This is one of those games where the status is questionable because of the use of a club name in the title. In real terms, Chertsey should be viewed as 4th Earl of Tankerville's XI. The All-England XI was undoubtedly weaker than normal with four unknown players Boltwood, Mansfield, Polden and Irons, though two of these at least performed with credit in the game.

Hampshire v Surrey

Broadhalfpenny Down, Hambledon, Hampshire

Thursday, 24 – Friday, 25 September 1778

Hampshire won by 4 wickets (ACS)

Surrey 115 (W Bedster 63, T White 28; R Nyren 2w, R Francis 2w) & 165 (J Miller 59, E Stevens 21, W Yalden 20, Mills 20; R Nyren 4w, N Mann 2w)
Hampshire 135 (N Mann 31, R Francis 19; E Stevens 4w) & 149-6 (T Sueter 49, R A Veck 46; E Stevens 3w)

The stake (£1100) and team totals of this match had been known for a long time with Ashley-Cooper having recorded them but the match scorecard was finally discovered in 2009 and published in the ACS Spring Journal 2010. The primary source is the General Advertiser dated 1 October 1778.

As well as his 7 known wickets in the match, Lumpy took 3 catches.

Surrey v Hampshire

Laleham Burway Ground, near Chertsey, Surrey

Tuesday, 6 – Thursday, 8 October 1778

Surrey won by 138 runs (SB38)

Surrey 238 (J Minshull 75, W Bedster 48, J Miller 42, W Yalden 24, T White 23*; T Brett 3w, T Taylor 2w) & 105 (J Miller 20; N Mann 3w, T Brett 2w)
Hampshire 116 (G Leer 31; Lamborn 6w, E Stevens 2w) & 89 (T Sueter 20; E Stevens 4w)

This game was played rather late in the year and it marks the end of a very notable career as it was the great Thomas Brett's swansong. Brett was still only 31 but it seems he have may have finished playing for employment reasons. He appears to have left the Hambledon area and moved to Portsmouth. Brett was described in Nyren's book as both the fastest and straightest of all the underarm bowlers.

The description of Brett as the "fastest and straightest" of all bowlers brings to mind Brian Statham, who was also noted for his accuracy despite bowling at high pace. Statham once expressed a philosophy that Brett might well have shared: "If they miss, I hit".

The statistical record from 1772 is proof of Brett's ability, bearing in mind that all his known wickets were bowled. It may be reasonable to assume that a third or more of catches taken by Hampshire fielders were off his bowling. His known wicket tally was 102 but bowling details in every game are either unknown or incomplete. We do know he took 29 wickets (i.e., bowled only) in just five matches in 1777; with catches, the true figure could well be 40-plus.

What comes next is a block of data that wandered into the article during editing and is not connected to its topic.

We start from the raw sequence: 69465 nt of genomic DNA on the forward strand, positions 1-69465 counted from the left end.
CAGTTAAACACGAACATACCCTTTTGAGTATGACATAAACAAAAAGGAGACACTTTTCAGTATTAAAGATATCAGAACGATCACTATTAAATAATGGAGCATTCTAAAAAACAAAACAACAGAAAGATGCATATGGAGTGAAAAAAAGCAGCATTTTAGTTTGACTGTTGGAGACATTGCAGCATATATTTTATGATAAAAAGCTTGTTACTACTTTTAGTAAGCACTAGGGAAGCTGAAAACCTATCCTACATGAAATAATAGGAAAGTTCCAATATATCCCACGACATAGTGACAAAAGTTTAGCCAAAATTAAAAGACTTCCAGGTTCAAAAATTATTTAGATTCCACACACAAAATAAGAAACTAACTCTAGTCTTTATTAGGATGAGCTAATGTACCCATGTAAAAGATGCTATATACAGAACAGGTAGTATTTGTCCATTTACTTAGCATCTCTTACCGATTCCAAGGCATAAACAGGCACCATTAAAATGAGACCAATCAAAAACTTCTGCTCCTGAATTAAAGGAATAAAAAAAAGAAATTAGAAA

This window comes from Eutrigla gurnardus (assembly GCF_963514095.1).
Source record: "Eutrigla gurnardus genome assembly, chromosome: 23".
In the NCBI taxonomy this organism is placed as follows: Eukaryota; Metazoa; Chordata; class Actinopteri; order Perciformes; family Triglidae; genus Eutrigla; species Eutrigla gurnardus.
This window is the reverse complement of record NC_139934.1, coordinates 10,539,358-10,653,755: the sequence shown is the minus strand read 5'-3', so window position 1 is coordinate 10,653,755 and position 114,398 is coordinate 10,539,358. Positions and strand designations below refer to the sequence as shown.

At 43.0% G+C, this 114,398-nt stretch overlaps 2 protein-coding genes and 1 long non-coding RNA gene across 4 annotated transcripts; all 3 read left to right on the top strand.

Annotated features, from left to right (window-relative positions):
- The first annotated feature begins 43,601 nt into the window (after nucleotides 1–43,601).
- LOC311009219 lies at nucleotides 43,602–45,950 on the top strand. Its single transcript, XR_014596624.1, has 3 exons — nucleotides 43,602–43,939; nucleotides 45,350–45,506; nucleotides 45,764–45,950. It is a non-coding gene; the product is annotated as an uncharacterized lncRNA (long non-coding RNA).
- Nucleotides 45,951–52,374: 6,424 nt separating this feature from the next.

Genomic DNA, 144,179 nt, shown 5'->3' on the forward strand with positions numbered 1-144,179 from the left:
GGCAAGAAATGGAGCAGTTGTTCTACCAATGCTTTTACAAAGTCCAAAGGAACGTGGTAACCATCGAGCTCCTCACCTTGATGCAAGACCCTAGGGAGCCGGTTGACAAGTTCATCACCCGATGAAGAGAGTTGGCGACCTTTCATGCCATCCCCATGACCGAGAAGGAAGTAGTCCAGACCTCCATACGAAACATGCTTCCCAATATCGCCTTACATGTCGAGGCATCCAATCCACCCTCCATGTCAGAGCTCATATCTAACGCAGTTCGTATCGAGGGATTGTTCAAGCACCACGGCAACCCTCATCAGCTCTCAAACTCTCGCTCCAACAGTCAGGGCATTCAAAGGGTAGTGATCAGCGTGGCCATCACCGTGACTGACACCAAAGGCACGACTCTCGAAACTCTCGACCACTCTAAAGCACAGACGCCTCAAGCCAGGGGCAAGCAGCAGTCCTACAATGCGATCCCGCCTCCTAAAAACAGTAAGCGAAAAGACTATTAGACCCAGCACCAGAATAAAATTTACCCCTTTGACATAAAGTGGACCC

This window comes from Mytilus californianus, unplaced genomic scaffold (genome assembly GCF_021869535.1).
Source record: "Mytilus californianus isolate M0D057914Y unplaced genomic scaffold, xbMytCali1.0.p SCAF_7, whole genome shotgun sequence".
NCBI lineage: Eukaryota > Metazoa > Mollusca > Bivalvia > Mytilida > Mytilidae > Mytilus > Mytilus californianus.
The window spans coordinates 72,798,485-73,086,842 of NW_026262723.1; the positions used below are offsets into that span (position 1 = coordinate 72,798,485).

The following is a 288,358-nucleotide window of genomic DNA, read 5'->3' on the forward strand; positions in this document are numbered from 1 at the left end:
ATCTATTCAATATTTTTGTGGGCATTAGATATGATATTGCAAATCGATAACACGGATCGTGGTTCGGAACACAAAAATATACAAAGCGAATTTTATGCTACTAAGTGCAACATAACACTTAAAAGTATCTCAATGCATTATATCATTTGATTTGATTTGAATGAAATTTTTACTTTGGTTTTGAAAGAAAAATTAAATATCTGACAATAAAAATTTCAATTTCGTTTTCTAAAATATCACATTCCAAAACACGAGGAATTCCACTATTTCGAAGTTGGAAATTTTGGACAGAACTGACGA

It is curious that, in his recorded matches, Brett never played for anyone except Hampshire whereas his contemporaries made appearances for numerous teams. Brett made 31 appearances for Hampshire in scorecarded games from 1772 to 1778.

Re the above game, a notice in the Morning Post on Monday, 5 October said: "We hear the noblemen and gentlemen of the Grand Cricket Club have established a fund for the purpose of rewarding such players as particularly distinguish themselves in the great county match: and it is said the hero of the capital match to be played tomorrow at Chertsey, between Hampshire and Surrey, will be entitled to the first prize". Could this have been the first Man of the Match?

significant matches

All-England v Chertsey

Artillery Ground, Bunhill Fields, Finsbury, London

Tuesday, 15 September 1778

result unknown (GB18)

This is the last time we have an important match played at the Artillery Ground. Hambledon was by now the predominant centre of English cricket and a lot of games were being played at other outlying venues such as Laleham Burway, Bishopsbourne Paddock and Sevenoaks Vine. London for the time being had been abandoned but the "noblemen and gentlemen" soon began to yearn for a return to the metropolis, as we shall see. Though not at the Artillery Ground, which had fallen into very bad repute.

The General Advertiser on the same day announced this match as a return to the game at Laleham Burway on 10 & 11 September. It was not reported afterwards.

other matches

Hambledon Club v Hambledon Parish

Itchin Stoke Down, near Alresford, Hampshire

Saturday, 30 May 1778

result unknown (GB18)

Pre-announced in the Hampshire Chronicle on Monday, 18 May as Hambledon Club v Hambledon Parish with Noah Mann.

London v Dartford

Artillery Ground, Bunhill Fields, Finsbury, London

Monday, 24 & Tuesday, 25 August 1778

result unknown (GB18)

This was pre-advertised as Hampshire v All-England but that fixture was postponed and London v Dartford was played instead. The postponement was recorded in the Daily Advertiser on Friday, 21 August.